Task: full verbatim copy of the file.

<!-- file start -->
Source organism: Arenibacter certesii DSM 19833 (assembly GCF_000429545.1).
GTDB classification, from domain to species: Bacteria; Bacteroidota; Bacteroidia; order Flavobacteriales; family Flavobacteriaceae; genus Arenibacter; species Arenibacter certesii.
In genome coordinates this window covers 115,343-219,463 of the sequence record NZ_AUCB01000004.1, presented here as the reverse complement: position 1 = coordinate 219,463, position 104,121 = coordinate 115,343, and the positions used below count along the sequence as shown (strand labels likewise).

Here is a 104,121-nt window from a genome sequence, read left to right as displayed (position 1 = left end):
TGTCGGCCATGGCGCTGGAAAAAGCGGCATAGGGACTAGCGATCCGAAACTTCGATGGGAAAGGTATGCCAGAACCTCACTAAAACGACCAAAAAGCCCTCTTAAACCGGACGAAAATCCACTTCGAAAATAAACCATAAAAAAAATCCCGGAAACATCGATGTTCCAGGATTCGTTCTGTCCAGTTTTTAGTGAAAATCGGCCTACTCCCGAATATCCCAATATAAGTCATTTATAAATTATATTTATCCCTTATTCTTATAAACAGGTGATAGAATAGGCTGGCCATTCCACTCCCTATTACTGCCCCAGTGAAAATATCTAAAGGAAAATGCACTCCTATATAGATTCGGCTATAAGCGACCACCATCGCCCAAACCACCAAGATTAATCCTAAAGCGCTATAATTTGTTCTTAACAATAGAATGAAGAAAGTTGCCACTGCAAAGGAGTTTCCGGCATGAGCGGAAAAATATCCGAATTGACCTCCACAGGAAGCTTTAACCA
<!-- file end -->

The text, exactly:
Source organism: Arenibacter certesii DSM 19833 (assembly GCF_000429545.1).
GTDB classification, from domain to species: Bacteria; Bacteroidota; Bacteroidia; order Flavobacteriales; family Flavobacteriaceae; genus Arenibacter; species Arenibacter certesii.
In genome coordinates this window covers 115,343-219,463 of the sequence record NZ_AUCB01000004.1, presented here as the reverse complement: position 1 = coordinate 219,463, position 104,121 = coordinate 115,343, and the positions used below count along the sequence as shown (strand labels likewise).

Here is a 104,121-nt window from a genome sequence, read left to right as displayed (position 1 = left end):
TGTCGGCCATGGCGCTGGAAAAAGCGGCATAGGGACTAGCGATCCGAAACTTCGATGGGAAAGGTATGCCAGAACCTCACTAAAACGACCAAAAAGCCCTCTTAAACCGGACGAAAATCCACTTCGAAAATAAACCATAAAAAAAATCCCGGAAACATCGATGTTCCAGGATTCGTTCTGTCCAGTTTTTAGTGAAAATCGGCCTACTCCCGAATATCCCAATATAAGTCATTTATAAATTATATTTATCCCTTATTCTTATAAACAGGTGATAGAATAGGCTGGCCATTCCACTCCCTATTACTGCCCCAGTGAAAATATCTAAAGGAAAATGCACTCCTATATAGATTCGGCTATAAGCGACCACCATCGCCCAAACCACCAAGATTAATCCTAAAGCGCTATAATTTGTTCTTAACAATAGAATGAAGAAAGTTGCCACTGCAAAGGAGTTTCCGGCATGAGCGGAAAAATATCCGAATTGACCTCCACAGGAAGCTTTAACCA